Friday, 18 October 2013

Back To Our Past: Report part one

What a scoop! Aoife, Niall and Cliona
While this morning's opening of the doors at Back To Our Past 2013 didn't sound the gong for any major record releases, there was plenty of news of the 'what's coming' variety to be had at the RDS in Ballsbridge, Dublin. Plenty enough to see me smiling, anyway!

There were many other reasons for visitors to smile, though, including loads of opportunities to get free advice from specialists and professional genealogists, a terrific conference programme and a chance to save some money (a subject close to the heart of every family historian I've ever met) via all manner of great discounts and special offers.

First up, though, I'll start where my day started, with a need to investigate a claim made in yesterday's report of the partnership between Family Search and DC Thomson Family History, the owners of FindMyPast. You can see my blogpost here, but basically the report mentioned that some Irish records were among the millions of newly uploaded records on FindMyPast; no further detail was provided.

Well, it was worth waiting for, as I discovered from Cliona Weldon on the stand! The new records relate to an updated collection of Irish Civil Registration Death Records 1864-1870. In addition to all the traditional transcript basics of name, age and occupation of the deceased and the registration district, the name and townland of the informant ie the person who registered the death, are now provided (if available in the original register, obviously). What an improvement, even if for only a number of years!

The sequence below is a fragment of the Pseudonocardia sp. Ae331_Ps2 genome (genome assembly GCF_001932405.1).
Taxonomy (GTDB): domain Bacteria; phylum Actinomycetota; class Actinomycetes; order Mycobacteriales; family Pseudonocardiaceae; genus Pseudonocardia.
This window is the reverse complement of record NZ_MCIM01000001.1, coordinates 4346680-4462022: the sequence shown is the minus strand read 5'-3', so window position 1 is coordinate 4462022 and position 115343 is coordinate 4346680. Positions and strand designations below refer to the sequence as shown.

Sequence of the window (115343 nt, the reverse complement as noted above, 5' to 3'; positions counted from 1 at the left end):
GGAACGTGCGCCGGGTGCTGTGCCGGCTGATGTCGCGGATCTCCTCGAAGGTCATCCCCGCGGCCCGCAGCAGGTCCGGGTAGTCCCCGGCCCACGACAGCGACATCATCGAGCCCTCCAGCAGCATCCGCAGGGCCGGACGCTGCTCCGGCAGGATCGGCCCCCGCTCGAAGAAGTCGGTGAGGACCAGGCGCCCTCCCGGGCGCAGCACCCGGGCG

If you're searching findmypast for deaths, be aware that this is a separate record set within the Deaths collection. The 'Irish Deaths 1864-1958' record set is the 'traditional' Irish civil registration set; this new record set is called 'Ireland, Deaths (1864-1870)'.

So what other news? Well, had plenty more in the way of news! As you can see from the photo above, the FindMyPast team were dressed up as Newspaper Vendors to publicise the recent arrival of Irish newspapers to the database. Dating from 1820-1926, the publications include the Dublin Evening Mail, Freeman's Journal and Belfast Newsletter and nearly 2million articles.

I had a good chat with Brian Donovan, Business Development Manager for and sister company Eneclann, about some of the records that we can expect online in the not too distant future. It's quite a list, so I'm going to save it until tomorrow. (I know, I know, that's wicked, but if I don't get to the APGI reception shortly there may not be a glass of wine left in the building, and that would be a bad result for a girl who's been on her feet all day.)

So, cracking on...

The Irish Family History Foundation/RootsIreland have a particularly high presence at this year's show, not least because they have sponsored the excellent genealogy presentations (organised by APGI) running on all three days. So, when Jimmy Deenihan TD, Minister for Arts, Heritage and the Gaeltacht, formally opened BTOP it was appropriate for Karel Keily (IFHF) and Steven Smyrl (APGI) to be included in the photocall. I got the chance to meet him, too; it felt good to hear Irish Genealogy News introduced as 'THE must-visit Irish Genealogy blog!'